Paris will continue to haunt my dreams. Her allure is wrapped in history + romance + mystery. Her ambiance is enticing and hypnotic and her attitude will always be, “Joie de vivre.”

Follow the Crowds…or Not


Today as Versailles – an all day excursion to the country estate of the Sun King, Louis XIV. We had to take the Metro to the next station to catch the train. I thought I was being smart by buying a round trip ticket (keep reading to the end to find out what that is not a good idea). The train had a stop at Versailles-Chartes, but that was not the name in my guidebook.

So we missed our stop.

No big deal – just go to the next stop and wait for the other train to take us back. But the wait seemed infinite…and I needed coffee…deep sigh.

It finally came and we arrived in Versailles-Chartes, a small city that revolves around the Palace. Only problem was that their signs were non-existent and my guidebook did not include directions on how to get to Versailles (the Palace, not the city)…deep sigh.

This was going to be one of those travel days.

Or not. We started walking and following the crowd, and after 20 minutes and several turns — eh voila! Versailles!

HallofMirrorsLAE

Hall of Mirrors

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Ceiling at Versailles

We were still early enough to get inside rather quickly, but then we made our fatal error. We had a backpack with us that we were going to use later to carry food for a picnic. When the guard asked if we had food inside the backpack, we said yes (error #1). He said that we had to check it and could not take it into the Palace (error #2). So we stood in another line, watching all of these other people walk past us with backpacks. (I just know that they had food in the packs!)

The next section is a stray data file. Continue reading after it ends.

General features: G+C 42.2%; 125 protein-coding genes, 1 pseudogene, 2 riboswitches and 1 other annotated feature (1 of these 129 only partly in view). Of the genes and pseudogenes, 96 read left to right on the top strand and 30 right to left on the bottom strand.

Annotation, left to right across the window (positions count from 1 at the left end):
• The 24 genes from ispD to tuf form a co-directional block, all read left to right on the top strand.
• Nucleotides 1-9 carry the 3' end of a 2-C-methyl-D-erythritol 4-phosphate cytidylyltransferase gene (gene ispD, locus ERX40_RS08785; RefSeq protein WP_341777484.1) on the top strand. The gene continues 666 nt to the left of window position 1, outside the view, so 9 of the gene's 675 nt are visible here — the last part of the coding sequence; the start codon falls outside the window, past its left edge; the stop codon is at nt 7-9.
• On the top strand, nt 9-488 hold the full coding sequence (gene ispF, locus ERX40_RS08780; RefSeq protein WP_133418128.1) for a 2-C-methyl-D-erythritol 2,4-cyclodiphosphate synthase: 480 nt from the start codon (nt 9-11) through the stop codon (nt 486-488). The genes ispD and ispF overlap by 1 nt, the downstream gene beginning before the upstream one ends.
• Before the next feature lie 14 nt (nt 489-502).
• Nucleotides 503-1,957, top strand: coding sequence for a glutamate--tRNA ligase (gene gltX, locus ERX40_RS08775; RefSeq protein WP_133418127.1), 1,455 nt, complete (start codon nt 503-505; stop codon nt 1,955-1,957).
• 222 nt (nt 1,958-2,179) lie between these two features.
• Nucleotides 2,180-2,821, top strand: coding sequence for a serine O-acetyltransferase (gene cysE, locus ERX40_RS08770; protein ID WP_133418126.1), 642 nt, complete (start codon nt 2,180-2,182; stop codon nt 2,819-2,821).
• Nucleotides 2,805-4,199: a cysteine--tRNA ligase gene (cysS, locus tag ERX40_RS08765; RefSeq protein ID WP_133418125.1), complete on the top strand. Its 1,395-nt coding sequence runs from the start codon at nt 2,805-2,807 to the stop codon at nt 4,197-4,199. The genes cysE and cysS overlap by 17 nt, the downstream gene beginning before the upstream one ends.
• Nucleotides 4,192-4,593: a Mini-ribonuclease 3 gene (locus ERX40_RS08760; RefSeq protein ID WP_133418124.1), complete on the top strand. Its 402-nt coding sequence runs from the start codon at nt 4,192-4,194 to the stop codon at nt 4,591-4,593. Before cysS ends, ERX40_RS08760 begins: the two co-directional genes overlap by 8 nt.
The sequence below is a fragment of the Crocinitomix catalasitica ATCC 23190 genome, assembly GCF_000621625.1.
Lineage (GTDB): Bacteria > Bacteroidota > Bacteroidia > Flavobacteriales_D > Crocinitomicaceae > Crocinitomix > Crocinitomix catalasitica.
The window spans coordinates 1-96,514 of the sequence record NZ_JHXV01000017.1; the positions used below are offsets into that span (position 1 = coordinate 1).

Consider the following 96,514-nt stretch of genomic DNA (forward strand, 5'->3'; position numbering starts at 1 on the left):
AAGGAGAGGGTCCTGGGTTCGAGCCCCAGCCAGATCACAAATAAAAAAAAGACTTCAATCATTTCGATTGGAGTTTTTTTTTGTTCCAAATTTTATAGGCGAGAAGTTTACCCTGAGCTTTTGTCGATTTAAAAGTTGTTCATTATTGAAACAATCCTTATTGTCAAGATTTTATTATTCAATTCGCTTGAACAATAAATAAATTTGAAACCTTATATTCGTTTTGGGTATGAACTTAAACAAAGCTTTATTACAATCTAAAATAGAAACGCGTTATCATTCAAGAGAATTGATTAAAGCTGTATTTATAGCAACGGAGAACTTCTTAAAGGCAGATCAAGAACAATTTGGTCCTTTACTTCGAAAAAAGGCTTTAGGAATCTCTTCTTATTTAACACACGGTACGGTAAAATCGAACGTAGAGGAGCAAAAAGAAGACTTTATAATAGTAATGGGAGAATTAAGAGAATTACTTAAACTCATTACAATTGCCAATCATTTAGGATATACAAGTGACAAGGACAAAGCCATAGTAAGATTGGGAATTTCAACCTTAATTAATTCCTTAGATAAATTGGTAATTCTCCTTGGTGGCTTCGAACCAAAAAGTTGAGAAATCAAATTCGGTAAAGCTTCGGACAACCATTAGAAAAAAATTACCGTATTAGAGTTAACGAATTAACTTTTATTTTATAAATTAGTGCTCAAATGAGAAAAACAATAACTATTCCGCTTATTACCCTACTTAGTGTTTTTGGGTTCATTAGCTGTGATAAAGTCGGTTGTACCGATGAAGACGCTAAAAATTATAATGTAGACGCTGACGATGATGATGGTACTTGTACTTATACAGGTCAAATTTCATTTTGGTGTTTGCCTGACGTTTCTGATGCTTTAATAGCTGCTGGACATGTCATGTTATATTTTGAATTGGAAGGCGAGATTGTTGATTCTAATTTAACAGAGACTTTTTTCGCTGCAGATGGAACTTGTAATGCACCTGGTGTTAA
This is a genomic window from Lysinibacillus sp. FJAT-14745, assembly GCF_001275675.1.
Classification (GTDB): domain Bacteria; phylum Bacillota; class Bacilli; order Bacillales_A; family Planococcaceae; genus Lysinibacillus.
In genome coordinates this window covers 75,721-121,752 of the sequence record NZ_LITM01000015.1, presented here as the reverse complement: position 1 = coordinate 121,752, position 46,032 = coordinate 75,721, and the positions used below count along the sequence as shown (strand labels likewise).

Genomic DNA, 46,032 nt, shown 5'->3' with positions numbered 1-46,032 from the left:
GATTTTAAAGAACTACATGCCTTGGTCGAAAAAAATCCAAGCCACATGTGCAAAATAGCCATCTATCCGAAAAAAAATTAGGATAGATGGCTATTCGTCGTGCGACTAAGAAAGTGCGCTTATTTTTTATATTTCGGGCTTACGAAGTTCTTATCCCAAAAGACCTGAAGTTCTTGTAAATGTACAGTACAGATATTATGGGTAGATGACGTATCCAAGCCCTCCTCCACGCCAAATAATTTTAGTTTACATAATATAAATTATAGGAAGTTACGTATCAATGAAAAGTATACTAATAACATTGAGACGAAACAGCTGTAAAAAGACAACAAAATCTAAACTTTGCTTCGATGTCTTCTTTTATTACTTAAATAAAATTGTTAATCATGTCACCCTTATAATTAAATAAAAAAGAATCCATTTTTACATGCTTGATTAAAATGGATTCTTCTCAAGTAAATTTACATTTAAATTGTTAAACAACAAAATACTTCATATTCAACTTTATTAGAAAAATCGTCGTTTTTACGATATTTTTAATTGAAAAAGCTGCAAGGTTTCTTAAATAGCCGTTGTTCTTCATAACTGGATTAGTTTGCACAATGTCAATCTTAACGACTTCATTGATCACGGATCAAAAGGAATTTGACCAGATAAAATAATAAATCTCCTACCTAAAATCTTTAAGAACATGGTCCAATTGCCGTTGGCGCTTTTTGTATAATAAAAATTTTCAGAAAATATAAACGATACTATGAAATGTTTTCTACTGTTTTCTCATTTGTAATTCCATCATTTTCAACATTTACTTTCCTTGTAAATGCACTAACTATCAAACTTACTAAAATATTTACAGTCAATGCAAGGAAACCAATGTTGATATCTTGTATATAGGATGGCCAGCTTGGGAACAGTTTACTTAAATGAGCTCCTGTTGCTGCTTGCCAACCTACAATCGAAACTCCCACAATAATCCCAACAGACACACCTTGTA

Going through Versailles after just seeing the Louvre was a bit of overload on French decadence. Plus the crowds made it difficult to see the rooms (greeting, guard, chamber, royal bedroom, conference, etc.) The Hall of Mirrors was amazing but we were drawn more to the gardens.

The gardens of Versailles dwarf the Palace. On the map, the actual building is a small part of the entire estate. Marie Antoinette had her own set of apartments about 1 mile from the Palace, and you have to wonder how many times she retreated to the peacefulness of her special haven when they were in residence.

We bought tickets for the Petit Train, which is well worth it. It is a hop-on-hop-off form of transportation that becomes quite convenient later in the day. It takes you through the grounds and to the Trianon and Petit Trianon, the Grand Canal and back to the Palace.

Paris2014 083

One of the many paths you can enjoy on the grounds of Versailles.

We decided to rent bicycles and that made up for the previous missteps. If you ever go to Versailles, you can rent bicycles in the middle of the Grand Canal and ride for miles and miles. People are picnicking on the banks of the Grand Canal, others are in row boats on the water, and the pedestrians and bicyclists add symmetry and motion to the entire scene.

The freedom of movement that comes with riding a bicycle in beautiful forests was memorable and made this day special. We stopped for a gelato at one of the small vendors and had our picnic on the grounds. Just to imagine the life that the people had was amazing. Remember, it was so decadent that it sparked the French Revolution!

We turned in our bikes and took the Petit Train back to the Palace (otherwise, we would have had to walk – and it is quite a distance!) Getting back inside to retrieve the backpack was fairly simple, but if we had to do it again – we would never had checked the backpack! (I can’t tell you how many times during our bike ride that we said, “It’s in the backpack!”)